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MAPLEWOOD INSTITUTE.- Concordville, Pa. E. & M. E. COPE, PLAIN AND FASHIONA
Young men prepared for college or business. Degrees conferred upon young lady graduates. Timid and backward pupils privately tutored. Careful attention to little boys and girls.
JOSEPH SHORTLIDGE, (Yale College), A. M., Principal.
ble Millinery, 446 Franklin Street, (formerly 212 Arch St.) Philadelphia. Moderate prices.
Woodbury, N. J.
LADIES' FINE SHOES, HAND-SEWED. OR
ders taken and executed with promptness.
915 Spring Garden St., Phila.
MOORESTOWN, N. J.
FRIENDS' HIGH SCHOOL.
Best Quality, Carefully Prepared. departments. Board provided in private families. Convenient
both sexes, comprising advanced elementary and Kindergarten
Delivered in Chute Wagons. AQUILA J. LINVILL, (late of Truman and Linvill), 1244 North Ninth Street.
to railroad station.
Movrestown, N. J.
ISAAC G. TYSON,—PHOTOGRAPHER,—HAS
removed all his negatives to his studio at West Grove, Penna. Orders for duplicates received by mail, or by R. A. Tyson, at the store of Friends' Book Association, 1020 Arch Street. Customers will please call on her before sitting elsewhere, as she is prepared to supply all their wants in any branch of the Art.
FROM FRANCE, GERMANY
Thirty minutes from Broad Street Station, Philadelphia. Under
More Fashionable Fancies.
More Ingenious Weavers.
THE Fall and Winter Term of this Institution will commence on the 14th of Ninth Month, (September) next.
The school has a healthy and beautiful location, with extensive grounds, and has been uniformly successful since its establishment, twenty-five years ago.
The advantages of an Academical and Collegiate education are fully secured, and diplomas are granted.
Terms, $180.00 per school year.
For illustrated Circular, and Catalogue giving full particulars address the principal, RICHARD DARLINGTON, PH.D.,
West Chester, Penna.
Acre Building Sites in the vicinity of Media. Situate on the Providence Great Road, half-way between Wallingford and Media. No improvements. Apply to
ISAAC L. MILLER,
705 M'alnut Street, Philadelphia.
Send your name and address, and we will mail.you our PHOSPHATE GUIDE.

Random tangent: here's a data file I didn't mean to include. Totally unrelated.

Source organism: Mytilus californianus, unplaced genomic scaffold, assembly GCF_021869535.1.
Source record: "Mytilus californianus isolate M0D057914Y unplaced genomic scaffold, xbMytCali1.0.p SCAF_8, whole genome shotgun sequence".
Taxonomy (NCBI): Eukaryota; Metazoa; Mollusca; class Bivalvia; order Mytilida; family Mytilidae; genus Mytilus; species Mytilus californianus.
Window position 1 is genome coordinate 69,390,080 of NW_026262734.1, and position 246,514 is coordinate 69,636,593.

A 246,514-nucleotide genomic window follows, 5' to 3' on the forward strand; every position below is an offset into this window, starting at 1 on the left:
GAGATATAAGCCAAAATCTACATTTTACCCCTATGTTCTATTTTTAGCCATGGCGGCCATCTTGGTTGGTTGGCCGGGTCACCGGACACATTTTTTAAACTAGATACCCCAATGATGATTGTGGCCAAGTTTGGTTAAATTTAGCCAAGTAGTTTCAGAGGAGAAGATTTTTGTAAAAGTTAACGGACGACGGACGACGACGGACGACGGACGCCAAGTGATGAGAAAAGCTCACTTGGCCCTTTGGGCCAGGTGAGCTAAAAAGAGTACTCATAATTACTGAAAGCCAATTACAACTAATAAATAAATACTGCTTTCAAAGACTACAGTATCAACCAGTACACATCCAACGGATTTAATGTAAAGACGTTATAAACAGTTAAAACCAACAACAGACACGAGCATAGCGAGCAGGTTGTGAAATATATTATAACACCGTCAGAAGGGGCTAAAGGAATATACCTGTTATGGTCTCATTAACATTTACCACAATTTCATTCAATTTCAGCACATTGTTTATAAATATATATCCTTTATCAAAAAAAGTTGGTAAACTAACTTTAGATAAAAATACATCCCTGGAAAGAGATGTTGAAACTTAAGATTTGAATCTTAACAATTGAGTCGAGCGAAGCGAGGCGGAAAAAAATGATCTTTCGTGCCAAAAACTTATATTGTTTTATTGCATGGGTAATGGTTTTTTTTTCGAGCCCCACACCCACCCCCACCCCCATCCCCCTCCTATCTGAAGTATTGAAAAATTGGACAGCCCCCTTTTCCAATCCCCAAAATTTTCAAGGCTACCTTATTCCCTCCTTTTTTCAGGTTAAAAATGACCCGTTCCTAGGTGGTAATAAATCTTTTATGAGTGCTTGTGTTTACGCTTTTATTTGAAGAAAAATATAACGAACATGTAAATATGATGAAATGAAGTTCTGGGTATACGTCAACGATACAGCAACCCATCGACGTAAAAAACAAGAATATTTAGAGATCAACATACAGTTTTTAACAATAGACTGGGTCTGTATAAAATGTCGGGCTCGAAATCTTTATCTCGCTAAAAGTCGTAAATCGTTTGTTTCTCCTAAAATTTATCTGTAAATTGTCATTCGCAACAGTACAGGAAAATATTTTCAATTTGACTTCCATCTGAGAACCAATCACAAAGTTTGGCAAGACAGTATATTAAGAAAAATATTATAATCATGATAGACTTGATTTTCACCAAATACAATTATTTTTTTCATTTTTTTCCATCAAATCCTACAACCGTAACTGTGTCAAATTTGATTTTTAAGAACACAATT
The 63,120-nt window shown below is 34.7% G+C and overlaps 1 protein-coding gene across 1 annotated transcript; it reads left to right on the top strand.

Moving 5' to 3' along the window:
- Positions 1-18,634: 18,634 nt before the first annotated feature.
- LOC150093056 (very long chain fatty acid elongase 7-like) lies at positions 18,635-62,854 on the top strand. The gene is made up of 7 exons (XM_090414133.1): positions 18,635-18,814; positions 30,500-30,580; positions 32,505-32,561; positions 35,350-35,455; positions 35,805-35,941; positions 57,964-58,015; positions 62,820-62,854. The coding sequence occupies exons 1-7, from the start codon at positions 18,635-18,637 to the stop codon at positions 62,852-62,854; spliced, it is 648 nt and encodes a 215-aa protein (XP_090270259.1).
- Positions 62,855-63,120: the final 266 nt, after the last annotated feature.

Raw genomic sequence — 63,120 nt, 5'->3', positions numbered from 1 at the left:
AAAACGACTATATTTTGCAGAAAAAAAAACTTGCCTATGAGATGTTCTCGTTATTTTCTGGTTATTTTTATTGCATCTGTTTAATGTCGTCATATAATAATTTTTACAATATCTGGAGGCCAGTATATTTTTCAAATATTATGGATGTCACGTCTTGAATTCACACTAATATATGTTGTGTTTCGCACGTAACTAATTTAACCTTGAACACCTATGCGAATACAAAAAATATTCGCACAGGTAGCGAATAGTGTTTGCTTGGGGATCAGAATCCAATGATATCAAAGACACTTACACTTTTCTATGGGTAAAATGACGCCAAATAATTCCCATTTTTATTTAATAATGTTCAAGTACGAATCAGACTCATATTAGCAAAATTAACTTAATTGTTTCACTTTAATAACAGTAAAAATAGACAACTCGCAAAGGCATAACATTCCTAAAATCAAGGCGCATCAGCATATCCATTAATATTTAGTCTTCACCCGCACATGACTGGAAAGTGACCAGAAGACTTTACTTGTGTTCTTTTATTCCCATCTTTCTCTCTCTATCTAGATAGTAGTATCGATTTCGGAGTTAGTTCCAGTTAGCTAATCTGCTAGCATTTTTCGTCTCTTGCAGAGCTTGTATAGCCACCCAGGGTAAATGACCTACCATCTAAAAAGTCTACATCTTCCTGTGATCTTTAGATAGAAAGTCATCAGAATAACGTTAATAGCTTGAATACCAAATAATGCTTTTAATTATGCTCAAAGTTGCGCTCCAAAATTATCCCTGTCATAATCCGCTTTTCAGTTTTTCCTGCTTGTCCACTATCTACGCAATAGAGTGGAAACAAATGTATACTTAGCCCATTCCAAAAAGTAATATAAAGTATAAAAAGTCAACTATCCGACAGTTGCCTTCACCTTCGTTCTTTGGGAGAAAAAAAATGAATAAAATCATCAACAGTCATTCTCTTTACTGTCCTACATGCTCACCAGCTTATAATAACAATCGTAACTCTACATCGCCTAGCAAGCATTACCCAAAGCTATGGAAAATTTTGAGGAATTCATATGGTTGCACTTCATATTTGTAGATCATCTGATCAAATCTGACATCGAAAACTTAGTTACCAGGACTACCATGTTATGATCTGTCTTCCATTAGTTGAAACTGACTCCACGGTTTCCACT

BAUGH & SONS, 20 S. Del. Ave. Philada., Pa.
BY ELIZA M. HICKOK.
erected in 1725 a frame house for worship, supposed WE SHALL NOT PASS THIS WAY AGAIN.
near the site of the present dwelling built for the care-taker of the meeting house. In the year 1771
an additional half acre was bought of Aquila Barber “Whence came and whither bound are we?"
at a cost of £10 2s. 6d., fronting on Main street and Holds something still of mystery;
adjoining the first purchase, being the ground on But one grave thought is clear and plain,
which the present house now stands. They next We shall not pass this way again.
bought of James James in 1783 one acre adjoining, Why waste an hour in vain regret,
back of their other property. In the year 1790 Jacob For common ills that must be met?
Davis sold them a narrow strip eight feet wide frontWhy of the thorny road complain ?
ing the Main street, and four rods deep, for the comWe shall not pass this way again.
pletion of a carriage-way on the northeast end of the
Meeting house." An additional half acre was bought
in 1846 of Mary Ann and Esther Davis, being back of Each hath its secret grief or care,
the present horse sheds. About the year 1849 Friends Its burden that thou canst not share.
finding the house too small to accommodate the
Quarterly Meeting an addition was built thereto. The years glide by: stand strong and true!
Passing from these matters we come to the histoThe good thou canst, oh, quickly do!
ry of the establishment, growth and development Let gentle words sooth woe and pain, We shall not pass this way again.